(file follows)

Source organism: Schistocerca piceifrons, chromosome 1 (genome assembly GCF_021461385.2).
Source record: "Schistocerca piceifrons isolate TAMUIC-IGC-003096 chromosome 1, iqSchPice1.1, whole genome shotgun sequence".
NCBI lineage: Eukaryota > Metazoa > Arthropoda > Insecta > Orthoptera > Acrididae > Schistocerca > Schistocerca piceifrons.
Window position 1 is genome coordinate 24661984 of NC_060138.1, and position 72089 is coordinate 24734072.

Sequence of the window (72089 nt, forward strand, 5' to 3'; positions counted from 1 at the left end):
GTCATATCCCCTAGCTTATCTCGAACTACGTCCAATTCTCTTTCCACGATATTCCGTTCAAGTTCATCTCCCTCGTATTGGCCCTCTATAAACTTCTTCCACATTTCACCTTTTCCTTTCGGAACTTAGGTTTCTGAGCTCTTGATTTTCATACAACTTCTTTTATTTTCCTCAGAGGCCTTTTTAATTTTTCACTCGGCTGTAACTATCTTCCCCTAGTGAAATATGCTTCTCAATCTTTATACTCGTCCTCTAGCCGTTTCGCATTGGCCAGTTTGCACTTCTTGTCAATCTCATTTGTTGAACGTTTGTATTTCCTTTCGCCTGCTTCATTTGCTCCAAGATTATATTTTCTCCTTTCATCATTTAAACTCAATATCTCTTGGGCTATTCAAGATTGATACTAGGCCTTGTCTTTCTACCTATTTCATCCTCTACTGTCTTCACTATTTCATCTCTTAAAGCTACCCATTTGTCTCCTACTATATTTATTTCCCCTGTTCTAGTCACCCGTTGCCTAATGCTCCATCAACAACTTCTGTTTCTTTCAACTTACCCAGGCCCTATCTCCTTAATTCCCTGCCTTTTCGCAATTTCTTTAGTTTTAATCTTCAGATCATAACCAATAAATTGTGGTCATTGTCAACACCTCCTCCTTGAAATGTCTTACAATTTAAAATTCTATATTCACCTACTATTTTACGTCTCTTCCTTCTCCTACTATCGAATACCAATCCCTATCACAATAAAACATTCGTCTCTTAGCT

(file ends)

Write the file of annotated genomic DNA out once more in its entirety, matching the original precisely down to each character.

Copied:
Source organism: Schistocerca piceifrons, chromosome 1 (genome assembly GCF_021461385.2).
Source record: "Schistocerca piceifrons isolate TAMUIC-IGC-003096 chromosome 1, iqSchPice1.1, whole genome shotgun sequence".
NCBI lineage: Eukaryota > Metazoa > Arthropoda > Insecta > Orthoptera > Acrididae > Schistocerca > Schistocerca piceifrons.
Window position 1 is genome coordinate 24661984 of NC_060138.1, and position 72089 is coordinate 24734072.

Sequence of the window (72089 nt, forward strand, 5' to 3'; positions counted from 1 at the left end):
GTCATATCCCCTAGCTTATCTCGAACTACGTCCAATTCTCTTTCCACGATATTCCGTTCAAGTTCATCTCCCTCGTATTGGCCCTCTATAAACTTCTTCCACATTTCACCTTTTCCTTTCGGAACTTAGGTTTCTGAGCTCTTGATTTTCATACAACTTCTTTTATTTTCCTCAGAGGCCTTTTTAATTTTTCACTCGGCTGTAACTATCTTCCCCTAGTGAAATATGCTTCTCAATCTTTATACTCGTCCTCTAGCCGTTTCGCATTGGCCAGTTTGCACTTCTTGTCAATCTCATTTGTTGAACGTTTGTATTTCCTTTCGCCTGCTTCATTTGCTCCAAGATTATATTTTCTCCTTTCATCATTTAAACTCAATATCTCTTGGGCTATTCAAGATTGATACTAGGCCTTGTCTTTCTACCTATTTCATCCTCTACTGTCTTCACTATTTCATCTCTTAAAGCTACCCATTTGTCTCCTACTATATTTATTTCCCCTGTTCTAGTCACCCGTTGCCTAATGCTCCATCAACAACTTCTGTTTCTTTCAACTTACCCAGGCCCTATCTCCTTAATTCCCTGCCTTTTCGCAATTTCTTTAGTTTTAATCTTCAGATCATAACCAATAAATTGTGGTCATTGTCAACACCTCCTCCTTGAAATGTCTTACAATTTAAAATTCTATATTCACCTACTATTTTACGTCTCTTCCTTCTCCTACTATCGAATACCAATCCCTATCACAATAAAACATTCGTCTCTTAGCT